title

Algorithms Course - Graph Theory Tutorial from a Google Engineer

description

This full course provides a complete introduction to Graph Theory algorithms in computer science. Knowledge of how to create and design excellent algorithms is an essential skill required in becoming a great programmer.
You will learn how many important algorithms work. The algorithms are accompanied by working source code in Java to solidify your understanding.
💻 Code: https://github.com/williamfiset/algorithms
🔗 Slides: https://github.com/williamfiset/Algorithms/tree/master/slides/graphtheory
🎥 Course created by William Fiset. Check out his YouTube channel: https://www.youtube.com/channel/UCD8yeTczadqdARzQUp29PJw
⭐️ Course Contents ⭐️
⌨️ (0:00:00) Graph Theory Introduction
⌨️ (0:13:53) Problems in Graph Theory
⌨️ (0:23:15) Depth First Search Algorithm
⌨️ (0:33:18) Breadth First Search Algorithm
⌨️ (0:40:27) Breadth First Search grid shortest path
⌨️ (0:56:23) Topological Sort Algorithm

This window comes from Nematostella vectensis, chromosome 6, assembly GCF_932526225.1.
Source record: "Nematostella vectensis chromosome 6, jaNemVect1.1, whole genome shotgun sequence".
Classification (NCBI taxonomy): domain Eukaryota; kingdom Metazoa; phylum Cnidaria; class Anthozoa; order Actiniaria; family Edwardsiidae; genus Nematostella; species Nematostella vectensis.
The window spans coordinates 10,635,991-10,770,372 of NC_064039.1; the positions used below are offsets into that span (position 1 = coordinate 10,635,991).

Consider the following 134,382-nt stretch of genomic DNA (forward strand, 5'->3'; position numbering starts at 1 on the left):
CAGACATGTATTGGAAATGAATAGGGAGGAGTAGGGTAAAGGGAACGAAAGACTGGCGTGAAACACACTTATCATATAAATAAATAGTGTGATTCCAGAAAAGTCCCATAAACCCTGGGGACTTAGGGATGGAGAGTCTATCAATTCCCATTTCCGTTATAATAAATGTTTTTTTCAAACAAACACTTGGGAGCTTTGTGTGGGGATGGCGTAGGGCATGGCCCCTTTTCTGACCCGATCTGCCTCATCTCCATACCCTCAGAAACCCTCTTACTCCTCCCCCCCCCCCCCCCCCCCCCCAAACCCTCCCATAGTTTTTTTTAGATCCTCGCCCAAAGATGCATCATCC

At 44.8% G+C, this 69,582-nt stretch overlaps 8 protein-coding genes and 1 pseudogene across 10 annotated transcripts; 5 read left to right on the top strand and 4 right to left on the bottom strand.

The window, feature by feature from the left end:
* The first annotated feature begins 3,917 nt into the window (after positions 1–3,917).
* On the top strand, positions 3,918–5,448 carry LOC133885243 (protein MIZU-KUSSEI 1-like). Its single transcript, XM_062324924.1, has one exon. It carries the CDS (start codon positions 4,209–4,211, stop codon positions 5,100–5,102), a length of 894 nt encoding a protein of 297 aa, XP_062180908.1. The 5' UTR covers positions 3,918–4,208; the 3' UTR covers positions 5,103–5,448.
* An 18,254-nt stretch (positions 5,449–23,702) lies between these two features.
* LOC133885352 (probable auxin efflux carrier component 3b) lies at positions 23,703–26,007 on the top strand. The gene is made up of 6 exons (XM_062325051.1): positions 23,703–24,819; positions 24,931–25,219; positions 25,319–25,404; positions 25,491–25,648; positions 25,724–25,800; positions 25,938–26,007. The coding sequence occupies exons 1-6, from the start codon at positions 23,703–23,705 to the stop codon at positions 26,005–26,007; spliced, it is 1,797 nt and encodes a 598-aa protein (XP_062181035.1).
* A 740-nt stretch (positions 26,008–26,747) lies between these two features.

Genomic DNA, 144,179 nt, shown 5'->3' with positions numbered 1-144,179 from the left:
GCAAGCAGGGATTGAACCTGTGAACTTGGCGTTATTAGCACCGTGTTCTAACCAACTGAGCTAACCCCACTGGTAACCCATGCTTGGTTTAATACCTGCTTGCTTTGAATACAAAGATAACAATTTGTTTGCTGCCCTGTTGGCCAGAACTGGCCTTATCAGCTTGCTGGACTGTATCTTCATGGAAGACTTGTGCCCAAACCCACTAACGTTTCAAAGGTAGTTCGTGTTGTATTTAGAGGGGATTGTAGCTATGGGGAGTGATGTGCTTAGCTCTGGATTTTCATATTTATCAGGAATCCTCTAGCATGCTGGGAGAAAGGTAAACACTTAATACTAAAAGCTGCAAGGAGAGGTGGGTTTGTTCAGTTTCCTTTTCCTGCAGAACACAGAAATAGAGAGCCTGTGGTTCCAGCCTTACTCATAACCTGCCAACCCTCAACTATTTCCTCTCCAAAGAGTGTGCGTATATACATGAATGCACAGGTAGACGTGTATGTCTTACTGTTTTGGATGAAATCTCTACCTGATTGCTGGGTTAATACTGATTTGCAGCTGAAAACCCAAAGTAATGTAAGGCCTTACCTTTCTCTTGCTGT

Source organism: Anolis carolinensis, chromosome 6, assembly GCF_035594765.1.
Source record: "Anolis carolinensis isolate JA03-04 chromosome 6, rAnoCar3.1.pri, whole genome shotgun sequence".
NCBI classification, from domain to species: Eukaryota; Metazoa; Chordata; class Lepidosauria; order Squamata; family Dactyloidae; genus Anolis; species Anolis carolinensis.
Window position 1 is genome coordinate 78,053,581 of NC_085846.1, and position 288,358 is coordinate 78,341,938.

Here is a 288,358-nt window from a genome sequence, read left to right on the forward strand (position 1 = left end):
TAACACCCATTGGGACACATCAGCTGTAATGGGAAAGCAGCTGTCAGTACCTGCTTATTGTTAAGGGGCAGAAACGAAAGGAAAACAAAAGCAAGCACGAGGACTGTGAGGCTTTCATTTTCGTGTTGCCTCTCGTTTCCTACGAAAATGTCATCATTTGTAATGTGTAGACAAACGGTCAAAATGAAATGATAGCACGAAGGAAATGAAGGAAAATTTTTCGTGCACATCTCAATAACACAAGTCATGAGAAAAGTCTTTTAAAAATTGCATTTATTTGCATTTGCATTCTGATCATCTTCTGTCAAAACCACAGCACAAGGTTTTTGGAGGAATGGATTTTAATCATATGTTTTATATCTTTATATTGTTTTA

⌨️ (1:09:52) Shortest/Longest path on a Directed Acyclic Graph (DAG)
⌨️ (1:19:34) Dijkstra's Shortest Path Algorithm
⌨️ (1:43:17) Dijkstra's Shortest Path Algorithm | Source Code
⌨️ (1:50:47) Bellman Ford Algorithm
⌨️ (2:05:34) Floyd Warshall All Pairs Shortest Path Algorithm
⌨️ (2:20:54) Floyd Warshall All Pairs Shortest Path Algorithm | Source Code
⌨️ (2:29:19) Bridges and Articulation points Algorithm
⌨️ (2:49:01) Bridges and Articulation points source code
⌨️ (2:57:32) Tarjans Strongly Connected Components algorithm
⌨️ (3:13:56) Tarjans Strongly Connected Components algorithm source code
⌨️ (3:20:12) Travelling Salesman Problem | Dynamic Programming
⌨️ (3:39:59) Travelling Salesman Problem source code | Dynamic Programming
⌨️ (3:52:27) Existence of Eulerian Paths and Circuits
⌨️ (4:01:19) Eulerian Path Algorithm
⌨️ (4:15:47) Eulerian Path Algorithm | Source Code
⌨️ (4:23:00) Prim's Minimum Spanning Tree Algorithm
⌨️ (4:37:05) Eager Prim's Minimum Spanning Tree Algorithm
⌨️ (4:50:38) Eager Prim's Minimum Spanning Tree Algorithm | Source Code